Tara Nieuwesteeg | July 8, 2018
They’ve come from some of the best universities in the United States and gathered here, in the ornate ballroom of Dallas’ Hall of State, to spend a beautiful spring weekend discussing their budding political movement. Picture three dozen ambitious college students, a mix of liberals and conservatives, all clad in suits and dresses, representing the likes of Duke and Notre Dame and the University of California, Berkeley. Looking across the room, it’s not difficult to imagine the future leaders of our country: politicians, diplomats, titans of industry.
They take turns speaking into the microphone, their ideas and opinions echoing through the expansive art deco building. Incorporating impressive vocabularies that could double as SAT prep guides, the students discuss everything from the potential follies of identity politics to the threats posed by neo-Nazis. They talk about how schools should respond to sexual assault allegations, the boundaries of free speech and the use of the N-word on campus.
In the middle of the room is Rogé Karma ’18, a charismatic 22-year-old from southern California. He intervenes periodically to focus the conversation, making thoughtful points that have many in the group nodding in agreement. Sometimes he just pops in with a snappy quip to lighten the mood.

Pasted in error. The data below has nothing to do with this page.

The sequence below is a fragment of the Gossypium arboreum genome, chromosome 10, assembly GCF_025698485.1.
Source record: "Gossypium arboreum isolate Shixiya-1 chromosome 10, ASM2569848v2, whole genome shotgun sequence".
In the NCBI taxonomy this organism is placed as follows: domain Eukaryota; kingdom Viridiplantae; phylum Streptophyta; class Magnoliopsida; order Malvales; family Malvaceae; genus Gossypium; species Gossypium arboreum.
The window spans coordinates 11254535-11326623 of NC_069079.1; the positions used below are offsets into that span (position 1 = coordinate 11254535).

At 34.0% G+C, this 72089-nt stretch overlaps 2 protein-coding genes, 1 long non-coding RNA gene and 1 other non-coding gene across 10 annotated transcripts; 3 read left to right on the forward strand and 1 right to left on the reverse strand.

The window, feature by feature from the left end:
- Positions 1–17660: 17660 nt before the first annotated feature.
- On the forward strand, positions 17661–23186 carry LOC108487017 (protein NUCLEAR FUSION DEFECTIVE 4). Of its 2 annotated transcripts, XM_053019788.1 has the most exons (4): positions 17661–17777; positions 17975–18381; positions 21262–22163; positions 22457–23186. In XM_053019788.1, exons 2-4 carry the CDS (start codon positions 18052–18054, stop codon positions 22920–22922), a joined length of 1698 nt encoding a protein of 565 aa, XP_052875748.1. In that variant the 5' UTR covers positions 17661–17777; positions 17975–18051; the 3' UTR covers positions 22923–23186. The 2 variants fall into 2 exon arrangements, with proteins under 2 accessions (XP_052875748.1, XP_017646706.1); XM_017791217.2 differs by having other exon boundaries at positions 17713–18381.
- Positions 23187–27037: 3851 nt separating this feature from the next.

Karma is a natural speaker, at ease in front of a crowd, and today he’s a bit giddy. This is the inaugural Bridge Summit, a three-day gathering designed to bring together students from BridgeUSA chapters across the country. Attendees will have the opportunity for a group conversation with former CIA operations officer and 2016 independent presidential candidate Evan McMullin. They’ll also hear from Ohio Gov. John Kasich. But they’ll spend the majority of their time talking to each other and proposing solutions to problems.
Karma conceived BridgeUSA as a response to America’s widening political divide. He envisioned it as more than a college club, as something that could morph into a grassroots movement and help unite the country through respectful discourse and open-mindedness. The goal was simple: Get people to talk to each other. Especially people who disagree, or who come from opposite ends of the political spectrum.
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